Recent research has identified the hair regenerative effects of adipose derived stem cells. Several studies have been published demonstrating their hair growth effects.
Clinical use of conditioned media of adipose tissue-derived stem cells in female pattern hair loss: a retrospective case series study
Hair Regeneration Treatment Using Adipose-Derived Stem Cell Conditioned Medium: Follow-up With Trichograms.
Hair regeneration using adipose-derived stem cells.
Emu Oil is established to stimulate hair growth via an anti-inflammation mechanism and other “unknown factors,” termed “Factor X” by prior researchers. Emu Oil is unique in its ability to maintain the size, function, gene expression, and actually confer a proliferative effect on Adipose stem cells.
A Biomimetic Emu Oil-Blended Electrospun Nanofibrous Mat for Maintaining Stemness of Adipose Tissue-Derived Stem Cells
Published studies thus far suggest that topical application of Emu Oil constitutes a viable Adipose Stem Cell intervention for hair loss, which at least partially explains its hair growth stimulation effects.
In Vitro Cell Dev Biol Anim. 2018 Jan 29
The emu oil emulsified in egg lecithin and butylated hydroxytoluene enhanced the proliferation, stemness gene expression, and in vitro wound healing of adipose-derived stem cells.
Arezoumand KS, Alizadeh E, Esmaeillou M, Ghasemi M, Alipour S, Pilehvar-Soltanahmadi Y, Zarghami N.
In recent decades, mesenchymal stem cells originated from adipose tissue (adipose-derived stem cells, ASCs) have gained increased attention for production of cell-based therapeutics. Emu oil as a natural compound showed antioxidant effects in previous studies. The goal of this study was to investigate the effect of crude emu oil on the proliferation, cell cycle progression, stemness genes expression, and in vitro wound healing potential of ASCs. An emulsion of emu oil was prepared using egg lecithin and butylated hydroxytoluene to improve bioavailability and solubility of emu oil in the expansion medium. The ASCs were treated using a series of emu oil concentrations in emulsion form, diluted in expansion medium (0.03-3 mg/ml). The emu oil-free emulsion was used as control treatment. The results revealed that emu oil (1.25 mg/ml) in emulsion form significantly (p < 0.001) increased ASCs proliferation and colony formation. Additionally, emu oil caused upregulation of stemness marker genes (Sox2, Oct4, Nanog, and Nestin) (p < 0.05). The cell cycle analysis after emu oil treatments showed an increase in the population of ASCs in S-phase of the cell cycle. Besides, an accelerated in vitro scratch wound healing was observed in emu oil-treated ASCs. Emu oil enhanced proliferation, colony formation, stemness genes expression, and in vitro wound healing of ASCs. These findings suggest that emu oil treatment could maintain the stemness of ex vivo cultivated ASCs and enhance their regenerative potential.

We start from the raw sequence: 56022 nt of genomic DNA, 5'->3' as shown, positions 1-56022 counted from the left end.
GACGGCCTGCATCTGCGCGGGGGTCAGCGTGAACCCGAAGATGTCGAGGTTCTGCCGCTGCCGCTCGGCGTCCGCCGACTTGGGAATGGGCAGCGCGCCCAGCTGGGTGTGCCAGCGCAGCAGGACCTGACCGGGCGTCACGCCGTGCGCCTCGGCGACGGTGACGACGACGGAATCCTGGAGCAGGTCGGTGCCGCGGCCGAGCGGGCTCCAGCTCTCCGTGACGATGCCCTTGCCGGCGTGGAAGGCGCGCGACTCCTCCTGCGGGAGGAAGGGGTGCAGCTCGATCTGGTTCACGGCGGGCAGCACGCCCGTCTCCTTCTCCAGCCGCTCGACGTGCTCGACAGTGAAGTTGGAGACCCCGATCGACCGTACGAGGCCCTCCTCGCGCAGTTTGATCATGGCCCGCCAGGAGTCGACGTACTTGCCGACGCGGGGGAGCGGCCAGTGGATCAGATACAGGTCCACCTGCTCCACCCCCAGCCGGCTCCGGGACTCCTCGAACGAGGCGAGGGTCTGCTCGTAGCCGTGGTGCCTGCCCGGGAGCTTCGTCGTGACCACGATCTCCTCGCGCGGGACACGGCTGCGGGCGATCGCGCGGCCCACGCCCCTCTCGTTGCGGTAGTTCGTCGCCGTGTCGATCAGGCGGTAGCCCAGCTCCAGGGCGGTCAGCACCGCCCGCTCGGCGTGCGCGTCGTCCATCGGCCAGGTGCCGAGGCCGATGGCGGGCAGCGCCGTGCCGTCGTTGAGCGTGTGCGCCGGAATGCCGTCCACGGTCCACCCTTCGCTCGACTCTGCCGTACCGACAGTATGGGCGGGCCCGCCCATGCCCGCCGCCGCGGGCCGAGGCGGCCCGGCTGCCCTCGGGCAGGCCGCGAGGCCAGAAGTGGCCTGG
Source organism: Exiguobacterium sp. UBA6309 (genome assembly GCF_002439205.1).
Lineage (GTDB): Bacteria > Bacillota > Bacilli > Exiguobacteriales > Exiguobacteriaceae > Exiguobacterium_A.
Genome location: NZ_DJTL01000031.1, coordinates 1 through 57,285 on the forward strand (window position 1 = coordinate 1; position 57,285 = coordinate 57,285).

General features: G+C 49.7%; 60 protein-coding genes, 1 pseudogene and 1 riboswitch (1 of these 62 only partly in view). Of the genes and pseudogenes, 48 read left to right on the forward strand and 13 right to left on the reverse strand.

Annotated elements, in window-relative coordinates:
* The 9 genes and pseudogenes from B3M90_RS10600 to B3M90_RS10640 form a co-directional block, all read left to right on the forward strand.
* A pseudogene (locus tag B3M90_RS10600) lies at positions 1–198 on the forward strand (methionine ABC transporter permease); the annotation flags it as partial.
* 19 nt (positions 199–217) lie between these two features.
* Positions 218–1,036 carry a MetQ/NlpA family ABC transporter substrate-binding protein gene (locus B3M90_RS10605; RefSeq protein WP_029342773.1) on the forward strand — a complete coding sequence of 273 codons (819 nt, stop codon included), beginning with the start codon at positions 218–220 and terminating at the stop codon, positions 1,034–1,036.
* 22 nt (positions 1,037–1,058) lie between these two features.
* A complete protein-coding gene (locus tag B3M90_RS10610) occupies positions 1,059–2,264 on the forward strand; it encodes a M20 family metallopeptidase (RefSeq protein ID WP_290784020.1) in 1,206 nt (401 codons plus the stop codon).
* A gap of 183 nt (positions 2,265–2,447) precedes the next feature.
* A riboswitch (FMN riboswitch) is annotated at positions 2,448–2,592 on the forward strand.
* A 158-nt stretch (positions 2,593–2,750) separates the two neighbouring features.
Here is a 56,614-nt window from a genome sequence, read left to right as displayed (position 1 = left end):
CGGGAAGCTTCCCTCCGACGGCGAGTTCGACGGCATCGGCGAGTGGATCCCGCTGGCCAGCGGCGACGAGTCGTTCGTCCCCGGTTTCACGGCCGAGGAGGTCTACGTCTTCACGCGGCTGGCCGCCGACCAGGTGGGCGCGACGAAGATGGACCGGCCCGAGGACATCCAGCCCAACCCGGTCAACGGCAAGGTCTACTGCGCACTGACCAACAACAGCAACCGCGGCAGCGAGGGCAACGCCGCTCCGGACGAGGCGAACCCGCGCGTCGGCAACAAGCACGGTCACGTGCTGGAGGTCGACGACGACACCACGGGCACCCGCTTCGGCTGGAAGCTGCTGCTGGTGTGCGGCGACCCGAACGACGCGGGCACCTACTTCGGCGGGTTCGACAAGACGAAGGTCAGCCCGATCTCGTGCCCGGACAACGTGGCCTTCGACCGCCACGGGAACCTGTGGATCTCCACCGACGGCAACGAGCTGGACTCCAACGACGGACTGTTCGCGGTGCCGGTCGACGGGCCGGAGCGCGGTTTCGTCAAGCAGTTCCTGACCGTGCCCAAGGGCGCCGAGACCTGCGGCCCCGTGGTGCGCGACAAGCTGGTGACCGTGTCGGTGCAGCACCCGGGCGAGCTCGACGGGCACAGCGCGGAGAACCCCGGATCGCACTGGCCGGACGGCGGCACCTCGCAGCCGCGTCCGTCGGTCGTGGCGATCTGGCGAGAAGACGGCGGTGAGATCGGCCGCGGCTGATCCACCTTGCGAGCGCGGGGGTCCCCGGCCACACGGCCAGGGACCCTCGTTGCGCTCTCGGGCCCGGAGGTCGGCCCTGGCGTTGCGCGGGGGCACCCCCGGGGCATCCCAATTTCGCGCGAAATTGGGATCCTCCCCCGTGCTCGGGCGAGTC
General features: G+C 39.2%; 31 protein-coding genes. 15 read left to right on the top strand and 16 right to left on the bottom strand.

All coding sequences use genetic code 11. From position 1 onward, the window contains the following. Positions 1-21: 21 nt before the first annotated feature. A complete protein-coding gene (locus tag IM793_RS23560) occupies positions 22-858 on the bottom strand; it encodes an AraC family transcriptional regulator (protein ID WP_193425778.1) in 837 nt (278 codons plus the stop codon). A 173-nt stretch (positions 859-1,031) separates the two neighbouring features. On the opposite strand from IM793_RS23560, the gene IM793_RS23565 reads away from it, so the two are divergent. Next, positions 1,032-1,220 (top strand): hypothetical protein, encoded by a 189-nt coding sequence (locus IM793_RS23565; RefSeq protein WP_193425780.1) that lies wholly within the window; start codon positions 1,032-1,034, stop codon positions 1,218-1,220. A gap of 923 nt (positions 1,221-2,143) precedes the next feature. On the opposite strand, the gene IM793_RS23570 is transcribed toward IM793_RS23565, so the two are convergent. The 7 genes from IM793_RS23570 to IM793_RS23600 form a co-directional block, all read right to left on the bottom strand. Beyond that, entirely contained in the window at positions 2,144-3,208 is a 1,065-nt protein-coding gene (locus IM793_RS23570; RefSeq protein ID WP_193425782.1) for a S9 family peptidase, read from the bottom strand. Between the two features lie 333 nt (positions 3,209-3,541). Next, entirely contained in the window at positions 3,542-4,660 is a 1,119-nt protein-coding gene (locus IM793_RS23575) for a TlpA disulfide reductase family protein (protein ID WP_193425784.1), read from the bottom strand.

Dr Holick of Boston University Medical School identified the proliferative effects of Emu Oil on hair follicles and dermis (skin), which prompted a patent application as a skin anti-aging and hair loss treatment in 1998.
NEW STUDY: Emu Oil Facilitates Hair Follicle Restoration
He applied Emu Oil 3 times a day to produce this hair growth, skin regenerative effects. Other studies have shown similar effects on a once a day application.